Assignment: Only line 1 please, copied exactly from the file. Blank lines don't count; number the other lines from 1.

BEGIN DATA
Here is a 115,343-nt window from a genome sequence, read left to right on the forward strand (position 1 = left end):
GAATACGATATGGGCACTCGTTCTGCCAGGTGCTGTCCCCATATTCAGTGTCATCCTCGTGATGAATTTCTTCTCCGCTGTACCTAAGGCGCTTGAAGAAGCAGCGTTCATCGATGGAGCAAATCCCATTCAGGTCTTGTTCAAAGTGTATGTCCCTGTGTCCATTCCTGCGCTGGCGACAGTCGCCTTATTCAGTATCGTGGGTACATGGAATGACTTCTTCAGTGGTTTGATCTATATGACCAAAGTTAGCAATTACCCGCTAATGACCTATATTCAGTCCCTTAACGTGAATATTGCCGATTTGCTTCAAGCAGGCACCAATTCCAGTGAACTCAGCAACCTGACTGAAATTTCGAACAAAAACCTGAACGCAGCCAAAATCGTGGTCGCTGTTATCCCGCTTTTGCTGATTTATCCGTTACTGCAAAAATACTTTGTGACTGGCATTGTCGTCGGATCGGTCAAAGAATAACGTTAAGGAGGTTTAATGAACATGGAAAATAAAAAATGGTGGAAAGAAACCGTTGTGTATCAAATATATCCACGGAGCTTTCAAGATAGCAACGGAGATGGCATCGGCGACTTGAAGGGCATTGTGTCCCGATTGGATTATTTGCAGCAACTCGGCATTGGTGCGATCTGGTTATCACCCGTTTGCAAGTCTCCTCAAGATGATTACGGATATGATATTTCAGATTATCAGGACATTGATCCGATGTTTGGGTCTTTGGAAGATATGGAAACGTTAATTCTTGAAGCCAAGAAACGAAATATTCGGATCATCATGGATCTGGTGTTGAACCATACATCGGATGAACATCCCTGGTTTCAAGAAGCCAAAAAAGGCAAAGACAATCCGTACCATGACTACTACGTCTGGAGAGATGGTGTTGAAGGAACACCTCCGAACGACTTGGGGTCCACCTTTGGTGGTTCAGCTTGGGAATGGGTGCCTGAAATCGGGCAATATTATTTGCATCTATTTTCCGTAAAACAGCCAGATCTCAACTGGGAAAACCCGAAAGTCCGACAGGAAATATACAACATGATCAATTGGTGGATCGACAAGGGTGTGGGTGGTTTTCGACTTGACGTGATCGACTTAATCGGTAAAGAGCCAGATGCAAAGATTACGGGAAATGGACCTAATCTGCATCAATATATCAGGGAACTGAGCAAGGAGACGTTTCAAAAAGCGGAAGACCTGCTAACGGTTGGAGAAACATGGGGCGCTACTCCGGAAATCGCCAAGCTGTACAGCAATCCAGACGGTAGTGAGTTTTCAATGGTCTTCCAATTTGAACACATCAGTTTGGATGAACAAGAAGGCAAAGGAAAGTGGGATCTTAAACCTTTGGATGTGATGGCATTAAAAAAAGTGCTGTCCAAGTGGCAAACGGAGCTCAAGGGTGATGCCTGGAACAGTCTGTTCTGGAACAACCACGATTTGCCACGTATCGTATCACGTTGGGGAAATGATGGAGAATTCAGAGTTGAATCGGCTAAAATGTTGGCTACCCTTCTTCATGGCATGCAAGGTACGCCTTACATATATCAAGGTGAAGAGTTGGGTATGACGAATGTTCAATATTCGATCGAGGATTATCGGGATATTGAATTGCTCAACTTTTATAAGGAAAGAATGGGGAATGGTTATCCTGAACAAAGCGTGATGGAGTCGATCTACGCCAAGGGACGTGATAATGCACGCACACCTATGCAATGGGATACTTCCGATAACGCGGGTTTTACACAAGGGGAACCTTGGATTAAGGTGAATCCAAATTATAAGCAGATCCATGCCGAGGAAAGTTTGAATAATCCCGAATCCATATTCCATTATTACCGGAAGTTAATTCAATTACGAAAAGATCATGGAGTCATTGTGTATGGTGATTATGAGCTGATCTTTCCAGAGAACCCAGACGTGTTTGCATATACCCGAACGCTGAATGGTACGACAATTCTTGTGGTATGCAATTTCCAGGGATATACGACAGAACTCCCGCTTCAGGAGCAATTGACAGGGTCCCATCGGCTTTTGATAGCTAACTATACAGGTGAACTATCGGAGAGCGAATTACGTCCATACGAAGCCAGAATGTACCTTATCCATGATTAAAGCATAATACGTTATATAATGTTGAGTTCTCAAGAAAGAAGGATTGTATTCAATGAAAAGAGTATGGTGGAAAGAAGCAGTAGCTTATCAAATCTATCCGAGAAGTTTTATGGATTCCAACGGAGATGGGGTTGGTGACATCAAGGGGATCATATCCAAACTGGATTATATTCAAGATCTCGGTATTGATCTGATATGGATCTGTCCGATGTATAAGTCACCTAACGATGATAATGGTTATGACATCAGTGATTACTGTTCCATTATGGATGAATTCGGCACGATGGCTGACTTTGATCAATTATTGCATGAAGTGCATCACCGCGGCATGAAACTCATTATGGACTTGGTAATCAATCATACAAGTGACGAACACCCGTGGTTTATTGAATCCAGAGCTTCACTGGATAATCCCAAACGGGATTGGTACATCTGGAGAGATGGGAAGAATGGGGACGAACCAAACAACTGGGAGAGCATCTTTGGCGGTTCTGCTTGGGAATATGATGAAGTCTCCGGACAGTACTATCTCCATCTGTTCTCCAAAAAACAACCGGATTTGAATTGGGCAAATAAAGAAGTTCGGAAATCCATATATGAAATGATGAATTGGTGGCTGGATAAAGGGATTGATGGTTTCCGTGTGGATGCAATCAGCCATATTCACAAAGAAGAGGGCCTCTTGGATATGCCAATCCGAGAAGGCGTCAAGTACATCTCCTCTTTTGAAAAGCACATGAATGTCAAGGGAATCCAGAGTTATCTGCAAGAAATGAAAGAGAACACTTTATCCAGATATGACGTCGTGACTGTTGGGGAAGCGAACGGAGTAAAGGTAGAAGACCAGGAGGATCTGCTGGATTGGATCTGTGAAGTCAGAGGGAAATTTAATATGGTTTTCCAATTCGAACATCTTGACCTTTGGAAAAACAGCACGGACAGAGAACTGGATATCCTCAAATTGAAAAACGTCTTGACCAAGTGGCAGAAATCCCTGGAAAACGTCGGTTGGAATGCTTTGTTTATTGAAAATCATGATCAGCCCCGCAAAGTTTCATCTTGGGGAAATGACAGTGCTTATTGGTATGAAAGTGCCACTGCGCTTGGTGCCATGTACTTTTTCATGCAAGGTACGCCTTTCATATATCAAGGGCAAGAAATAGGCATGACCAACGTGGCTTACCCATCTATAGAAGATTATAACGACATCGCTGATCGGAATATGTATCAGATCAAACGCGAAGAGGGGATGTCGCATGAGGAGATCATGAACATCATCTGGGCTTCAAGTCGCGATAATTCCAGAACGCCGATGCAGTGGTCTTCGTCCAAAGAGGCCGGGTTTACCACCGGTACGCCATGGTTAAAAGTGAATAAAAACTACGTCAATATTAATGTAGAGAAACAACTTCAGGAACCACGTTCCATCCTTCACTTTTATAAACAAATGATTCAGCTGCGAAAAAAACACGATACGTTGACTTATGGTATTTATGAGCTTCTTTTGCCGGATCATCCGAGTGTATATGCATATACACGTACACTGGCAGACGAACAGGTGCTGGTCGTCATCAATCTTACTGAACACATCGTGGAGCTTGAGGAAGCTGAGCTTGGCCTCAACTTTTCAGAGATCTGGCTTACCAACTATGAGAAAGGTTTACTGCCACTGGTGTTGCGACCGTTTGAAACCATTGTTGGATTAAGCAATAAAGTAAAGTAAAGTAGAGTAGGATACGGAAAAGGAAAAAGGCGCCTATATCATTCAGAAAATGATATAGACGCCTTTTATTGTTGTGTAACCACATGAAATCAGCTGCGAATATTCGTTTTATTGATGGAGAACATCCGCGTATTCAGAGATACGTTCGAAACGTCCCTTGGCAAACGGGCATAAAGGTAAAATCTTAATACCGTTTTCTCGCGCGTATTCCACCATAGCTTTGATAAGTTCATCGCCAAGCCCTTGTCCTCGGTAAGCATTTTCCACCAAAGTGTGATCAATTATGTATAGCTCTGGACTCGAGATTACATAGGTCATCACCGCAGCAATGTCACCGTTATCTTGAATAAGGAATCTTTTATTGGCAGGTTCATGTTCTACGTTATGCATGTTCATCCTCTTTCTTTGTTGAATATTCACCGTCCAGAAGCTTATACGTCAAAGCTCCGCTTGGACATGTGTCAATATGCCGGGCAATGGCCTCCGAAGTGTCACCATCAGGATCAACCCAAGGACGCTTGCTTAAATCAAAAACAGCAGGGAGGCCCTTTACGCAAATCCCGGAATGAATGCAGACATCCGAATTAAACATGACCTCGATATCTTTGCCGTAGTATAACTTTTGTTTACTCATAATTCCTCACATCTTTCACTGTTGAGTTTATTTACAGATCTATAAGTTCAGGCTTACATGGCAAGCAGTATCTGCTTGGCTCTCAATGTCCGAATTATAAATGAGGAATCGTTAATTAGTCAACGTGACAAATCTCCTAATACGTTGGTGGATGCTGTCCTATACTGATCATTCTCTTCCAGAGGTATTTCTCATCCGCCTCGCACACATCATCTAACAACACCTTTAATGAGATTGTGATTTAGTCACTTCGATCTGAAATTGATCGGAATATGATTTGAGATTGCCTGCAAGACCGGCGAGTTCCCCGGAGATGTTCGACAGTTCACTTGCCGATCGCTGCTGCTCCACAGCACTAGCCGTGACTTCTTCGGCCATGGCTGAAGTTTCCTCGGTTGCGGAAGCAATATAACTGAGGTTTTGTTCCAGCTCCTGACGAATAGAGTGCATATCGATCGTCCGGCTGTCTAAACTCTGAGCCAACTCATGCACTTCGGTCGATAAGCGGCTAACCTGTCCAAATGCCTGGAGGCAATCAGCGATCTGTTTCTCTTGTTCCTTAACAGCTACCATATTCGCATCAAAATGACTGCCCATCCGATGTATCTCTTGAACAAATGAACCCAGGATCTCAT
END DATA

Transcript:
Here is a 115,343-nt window from a genome sequence, read left to right on the forward strand (position 1 = left end):